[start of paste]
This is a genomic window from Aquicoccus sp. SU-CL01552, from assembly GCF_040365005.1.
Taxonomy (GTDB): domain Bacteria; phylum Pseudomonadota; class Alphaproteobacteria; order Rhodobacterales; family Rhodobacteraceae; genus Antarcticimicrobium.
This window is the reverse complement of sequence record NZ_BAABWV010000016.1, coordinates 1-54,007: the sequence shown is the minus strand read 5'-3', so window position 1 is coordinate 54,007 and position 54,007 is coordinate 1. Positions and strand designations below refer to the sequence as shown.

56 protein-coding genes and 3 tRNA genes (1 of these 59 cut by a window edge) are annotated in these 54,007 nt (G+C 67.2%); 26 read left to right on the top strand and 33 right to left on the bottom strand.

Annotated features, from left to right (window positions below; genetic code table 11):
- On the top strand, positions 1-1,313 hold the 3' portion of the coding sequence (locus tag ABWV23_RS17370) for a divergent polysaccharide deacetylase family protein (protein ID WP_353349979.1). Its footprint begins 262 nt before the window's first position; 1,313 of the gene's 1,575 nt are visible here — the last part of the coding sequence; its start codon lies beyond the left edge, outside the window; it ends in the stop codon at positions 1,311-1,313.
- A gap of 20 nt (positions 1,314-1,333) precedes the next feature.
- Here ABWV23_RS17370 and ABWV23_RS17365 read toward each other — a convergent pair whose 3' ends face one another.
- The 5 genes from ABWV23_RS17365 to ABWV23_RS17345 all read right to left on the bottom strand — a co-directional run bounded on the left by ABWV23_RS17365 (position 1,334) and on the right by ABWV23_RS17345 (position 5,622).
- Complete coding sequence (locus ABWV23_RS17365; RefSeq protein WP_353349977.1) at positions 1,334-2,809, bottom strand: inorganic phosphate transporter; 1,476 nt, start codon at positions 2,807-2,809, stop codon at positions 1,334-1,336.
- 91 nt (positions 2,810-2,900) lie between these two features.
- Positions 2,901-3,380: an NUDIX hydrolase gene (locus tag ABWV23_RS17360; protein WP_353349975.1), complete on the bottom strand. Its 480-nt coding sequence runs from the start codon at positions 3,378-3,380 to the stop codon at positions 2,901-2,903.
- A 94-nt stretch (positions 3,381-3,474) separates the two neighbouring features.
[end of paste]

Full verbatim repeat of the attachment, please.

This is a genomic window from Aquicoccus sp. SU-CL01552, from assembly GCF_040365005.1.
Taxonomy (GTDB): domain Bacteria; phylum Pseudomonadota; class Alphaproteobacteria; order Rhodobacterales; family Rhodobacteraceae; genus Antarcticimicrobium.
This window is the reverse complement of sequence record NZ_BAABWV010000016.1, coordinates 1-54,007: the sequence shown is the minus strand read 5'-3', so window position 1 is coordinate 54,007 and position 54,007 is coordinate 1. Positions and strand designations below refer to the sequence as shown.

56 protein-coding genes and 3 tRNA genes (1 of these 59 cut by a window edge) are annotated in these 54,007 nt (G+C 67.2%); 26 read left to right on the top strand and 33 right to left on the bottom strand.

Annotated features, from left to right (window positions below; genetic code table 11):
- On the top strand, positions 1-1,313 hold the 3' portion of the coding sequence (locus tag ABWV23_RS17370) for a divergent polysaccharide deacetylase family protein (protein ID WP_353349979.1). Its footprint begins 262 nt before the window's first position; 1,313 of the gene's 1,575 nt are visible here — the last part of the coding sequence; its start codon lies beyond the left edge, outside the window; it ends in the stop codon at positions 1,311-1,313.
- A gap of 20 nt (positions 1,314-1,333) precedes the next feature.
- Here ABWV23_RS17370 and ABWV23_RS17365 read toward each other — a convergent pair whose 3' ends face one another.
- The 5 genes from ABWV23_RS17365 to ABWV23_RS17345 all read right to left on the bottom strand — a co-directional run bounded on the left by ABWV23_RS17365 (position 1,334) and on the right by ABWV23_RS17345 (position 5,622).
- Complete coding sequence (locus ABWV23_RS17365; RefSeq protein WP_353349977.1) at positions 1,334-2,809, bottom strand: inorganic phosphate transporter; 1,476 nt, start codon at positions 2,807-2,809, stop codon at positions 1,334-1,336.
- 91 nt (positions 2,810-2,900) lie between these two features.
- Positions 2,901-3,380: an NUDIX hydrolase gene (locus tag ABWV23_RS17360; protein WP_353349975.1), complete on the bottom strand. Its 480-nt coding sequence runs from the start codon at positions 3,378-3,380 to the stop codon at positions 2,901-2,903.
- A 94-nt stretch (positions 3,381-3,474) separates the two neighbouring features.